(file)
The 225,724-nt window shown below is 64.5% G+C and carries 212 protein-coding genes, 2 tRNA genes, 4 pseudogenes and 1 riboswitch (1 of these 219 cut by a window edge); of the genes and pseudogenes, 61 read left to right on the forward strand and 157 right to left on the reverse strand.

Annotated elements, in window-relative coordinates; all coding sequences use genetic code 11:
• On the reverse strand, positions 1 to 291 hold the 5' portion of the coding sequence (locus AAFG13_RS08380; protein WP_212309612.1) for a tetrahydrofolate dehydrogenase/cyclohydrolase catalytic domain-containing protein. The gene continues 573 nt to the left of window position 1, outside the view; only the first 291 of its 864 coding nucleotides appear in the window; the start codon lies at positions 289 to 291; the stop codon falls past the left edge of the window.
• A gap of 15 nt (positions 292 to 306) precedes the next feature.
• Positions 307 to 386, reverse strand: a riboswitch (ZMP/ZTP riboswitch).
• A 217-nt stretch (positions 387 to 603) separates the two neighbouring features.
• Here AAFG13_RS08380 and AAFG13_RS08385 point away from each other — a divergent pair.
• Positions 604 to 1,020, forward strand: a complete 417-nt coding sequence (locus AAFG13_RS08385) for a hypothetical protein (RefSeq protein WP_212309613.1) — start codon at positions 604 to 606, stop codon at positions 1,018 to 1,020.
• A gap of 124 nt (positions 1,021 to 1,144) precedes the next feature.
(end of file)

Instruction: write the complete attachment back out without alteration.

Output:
The 225,724-nt window shown below is 64.5% G+C and carries 212 protein-coding genes, 2 tRNA genes, 4 pseudogenes and 1 riboswitch (1 of these 219 cut by a window edge); of the genes and pseudogenes, 61 read left to right on the forward strand and 157 right to left on the reverse strand.

Annotated elements, in window-relative coordinates; all coding sequences use genetic code 11:
• On the reverse strand, positions 1 to 291 hold the 5' portion of the coding sequence (locus AAFG13_RS08380; protein WP_212309612.1) for a tetrahydrofolate dehydrogenase/cyclohydrolase catalytic domain-containing protein. The gene continues 573 nt to the left of window position 1, outside the view; only the first 291 of its 864 coding nucleotides appear in the window; the start codon lies at positions 289 to 291; the stop codon falls past the left edge of the window.
• A gap of 15 nt (positions 292 to 306) precedes the next feature.
• Positions 307 to 386, reverse strand: a riboswitch (ZMP/ZTP riboswitch).
• A 217-nt stretch (positions 387 to 603) separates the two neighbouring features.
• Here AAFG13_RS08380 and AAFG13_RS08385 point away from each other — a divergent pair.
• Positions 604 to 1,020, forward strand: a complete 417-nt coding sequence (locus AAFG13_RS08385) for a hypothetical protein (RefSeq protein WP_212309613.1) — start codon at positions 604 to 606, stop codon at positions 1,018 to 1,020.
• A gap of 124 nt (positions 1,021 to 1,144) precedes the next feature.